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Lawsuits likely over sex offender treatment program
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Gov. Pawlenty says he stands by his executive order to block the release of any sexual offenders from the state's treatment program. Attorneys for some of the offenders are threatening to sue over the decision. (MPR file photo)
Several attorneys who represent patients in the Minnesota Sexual Offender Program say they'll file a lawsuit against the state unless Gov. Pawlenty lifts his executive order forbidding any offenders from leaving the program. Pawlenty issued the order in July, after a report alleging the administration was considering putting several offenders in community-based settings. Attorneys who represent some of the patients in the program say Pawlenty is undermining the constitutionality of the program.

St. Paul, Minn. — Attorney Warren Maas says Gov. Pawlenty's executive order is unconstitutional. Maas, the coordinator of the Hennepin County Commitment Defense Project, says denying the prospect of release undermines the basis of the program.

Maas represents several patients in the program, and says his clients have served their prison terms. However, under a civil commitment procedure, a judge has confined them to the treatment program because they're considered sexually dangerous or sexually pyschopathic.

The U.S. Supreme Court has ruled that programs like Minnesota's are constitutional as long as treatment is provided. Maas says Pawlenty's order runs counter to the court's ruling.

The governor's executive order, standing by itself, is repugnant. It's unconstitutional. He's legislating without the benefit of a Legislature.
- Attorney Warren Maas

"The governor's executive order, standing by itself, is repugnant. It's unconstitutional. He's legislating without the benefit of a Legislature," says Maas. "I don't know if it's one more straw that will break the camel's back, but it is one more evidence of the bad faith that this state is showing when it comes to sex offenders."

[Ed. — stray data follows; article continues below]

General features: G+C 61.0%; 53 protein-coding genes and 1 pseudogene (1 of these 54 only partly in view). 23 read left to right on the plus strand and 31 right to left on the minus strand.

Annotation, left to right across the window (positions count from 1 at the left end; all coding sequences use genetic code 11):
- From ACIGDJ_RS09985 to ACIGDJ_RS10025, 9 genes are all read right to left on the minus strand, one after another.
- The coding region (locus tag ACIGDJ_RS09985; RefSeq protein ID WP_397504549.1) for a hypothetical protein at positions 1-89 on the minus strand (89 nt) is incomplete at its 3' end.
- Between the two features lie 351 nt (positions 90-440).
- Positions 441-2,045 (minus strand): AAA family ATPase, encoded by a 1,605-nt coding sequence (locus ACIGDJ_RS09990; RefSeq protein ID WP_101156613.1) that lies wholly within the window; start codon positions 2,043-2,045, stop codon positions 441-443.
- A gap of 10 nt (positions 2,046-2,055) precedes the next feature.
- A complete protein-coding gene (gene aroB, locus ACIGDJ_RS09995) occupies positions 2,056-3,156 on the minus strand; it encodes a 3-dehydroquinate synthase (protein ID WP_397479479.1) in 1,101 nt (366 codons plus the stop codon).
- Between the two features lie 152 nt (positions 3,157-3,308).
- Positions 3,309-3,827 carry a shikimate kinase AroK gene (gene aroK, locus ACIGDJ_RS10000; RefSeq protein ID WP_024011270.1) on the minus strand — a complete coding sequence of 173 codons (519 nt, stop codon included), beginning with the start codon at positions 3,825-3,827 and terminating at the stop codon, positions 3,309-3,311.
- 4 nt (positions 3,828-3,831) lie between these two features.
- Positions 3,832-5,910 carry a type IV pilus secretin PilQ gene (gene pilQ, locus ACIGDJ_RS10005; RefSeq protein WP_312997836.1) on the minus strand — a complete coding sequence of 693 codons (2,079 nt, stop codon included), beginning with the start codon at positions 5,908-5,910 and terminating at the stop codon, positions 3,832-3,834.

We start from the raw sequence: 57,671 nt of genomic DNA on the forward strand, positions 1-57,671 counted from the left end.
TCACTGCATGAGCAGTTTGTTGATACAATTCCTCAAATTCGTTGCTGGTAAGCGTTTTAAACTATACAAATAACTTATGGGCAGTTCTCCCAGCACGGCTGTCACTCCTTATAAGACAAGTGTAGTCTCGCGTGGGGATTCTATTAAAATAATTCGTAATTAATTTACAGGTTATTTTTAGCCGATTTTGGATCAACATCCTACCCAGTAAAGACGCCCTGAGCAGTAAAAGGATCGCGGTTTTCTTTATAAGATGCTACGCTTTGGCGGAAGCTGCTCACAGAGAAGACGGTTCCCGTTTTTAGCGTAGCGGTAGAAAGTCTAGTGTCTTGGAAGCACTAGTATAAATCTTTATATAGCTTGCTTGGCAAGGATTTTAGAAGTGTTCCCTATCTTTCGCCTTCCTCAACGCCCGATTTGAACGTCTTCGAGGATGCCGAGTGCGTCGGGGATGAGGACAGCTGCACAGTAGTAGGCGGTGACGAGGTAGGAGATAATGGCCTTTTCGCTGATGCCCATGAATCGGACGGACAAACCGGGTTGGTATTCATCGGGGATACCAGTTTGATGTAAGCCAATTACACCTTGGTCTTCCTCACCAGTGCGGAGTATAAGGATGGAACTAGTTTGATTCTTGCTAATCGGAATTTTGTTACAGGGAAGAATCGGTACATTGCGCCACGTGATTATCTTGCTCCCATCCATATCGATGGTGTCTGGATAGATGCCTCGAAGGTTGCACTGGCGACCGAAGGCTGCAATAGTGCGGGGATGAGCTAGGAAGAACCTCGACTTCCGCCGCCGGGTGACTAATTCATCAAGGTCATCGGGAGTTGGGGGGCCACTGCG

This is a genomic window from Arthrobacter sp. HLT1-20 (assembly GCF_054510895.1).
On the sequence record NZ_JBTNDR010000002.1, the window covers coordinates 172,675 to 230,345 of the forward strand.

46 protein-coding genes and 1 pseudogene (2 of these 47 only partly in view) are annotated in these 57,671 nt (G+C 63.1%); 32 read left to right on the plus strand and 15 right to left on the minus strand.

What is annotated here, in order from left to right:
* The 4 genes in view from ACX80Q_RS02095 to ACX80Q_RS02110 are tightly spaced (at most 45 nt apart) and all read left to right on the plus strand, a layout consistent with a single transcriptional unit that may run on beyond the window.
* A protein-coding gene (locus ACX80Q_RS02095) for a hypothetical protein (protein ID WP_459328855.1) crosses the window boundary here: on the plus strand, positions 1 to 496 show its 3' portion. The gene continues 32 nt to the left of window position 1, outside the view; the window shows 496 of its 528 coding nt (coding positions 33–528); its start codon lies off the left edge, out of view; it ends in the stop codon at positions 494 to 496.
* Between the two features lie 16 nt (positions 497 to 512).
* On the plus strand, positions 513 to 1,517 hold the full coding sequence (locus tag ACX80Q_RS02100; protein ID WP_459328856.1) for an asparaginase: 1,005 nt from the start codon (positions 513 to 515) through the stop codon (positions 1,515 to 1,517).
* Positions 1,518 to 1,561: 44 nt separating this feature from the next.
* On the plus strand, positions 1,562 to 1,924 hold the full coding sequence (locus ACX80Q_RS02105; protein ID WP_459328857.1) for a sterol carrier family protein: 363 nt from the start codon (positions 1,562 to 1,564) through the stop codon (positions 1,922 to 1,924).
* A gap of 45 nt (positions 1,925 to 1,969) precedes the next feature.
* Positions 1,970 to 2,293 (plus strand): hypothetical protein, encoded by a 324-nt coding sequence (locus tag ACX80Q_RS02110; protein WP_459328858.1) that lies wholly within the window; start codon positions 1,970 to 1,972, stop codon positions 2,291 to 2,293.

Maas says the potential lawsuit would also challenge the credibility of the treatment program. He says the state promised that if a patient commits himself to a treatment program he may be released one day.

About 190 patients are in the program. One patient has been released, but was later put back in the program after a violation. Maas says he believes the state is touting the program as treatment, but is really a way to lock up offenders after they finish their jail sentences.

"These guys have been told, 'You go into this program, you do the program and eventually you can earn your way out.' But they get close to earning their way out and the door slams in their face," says Maas.

Maas says he and other attorneys will likely file a lawsuit by the end of next week unless Pawlenty changes or rescinds his executive order.

"We're not changing or altering the executive order," says Gov. Pawlenty.

Pawlenty issued the order in July. At the time, the governor vehemently denied that his administration was considering a proposal to move one-fifth of sex offenders into community-based settings.

Secure hospital treatment for these patients costs the state more than $100,000 a year per patient. Critics accused the Pawlenty administration of considering release proposals to save money. Officials now admit it was discussed, but say it was shortly before Pawlenty took office.

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Image Sen. Becky Lourey

Pawlenty says he's not worried about any constitutional challenges to his order or to the program. He says no one should be let out unless the state is forced to by the courts.

"I think it's within my authority to issue it. It's largely just a clarification of our positions on the issues. I don't see that it's going to give rise to any legal problems or challenges," says Pawlenty.

Even some critics of how the Pawlenty administration is handling the treatment program say they believe it can withstand constitutional challenges.

Sen. Becky Lourey, DFL-Kerrick, held hearings on the potential changes to the treatment program last month. She says she has concerns that several pyschologists and line staff have quit the program. Lourey says she hopes attorneys don't sue.

"The state and essentially the people have won the right, repeatedly, to move these people back into the community, and I think we'll be able to defend that," says Lourey. "I just hope we don't have to go through it because now we have to rebuild the program. It is in chaos right now."

A spokesman for the Department of Human Services declined to comment for this story.

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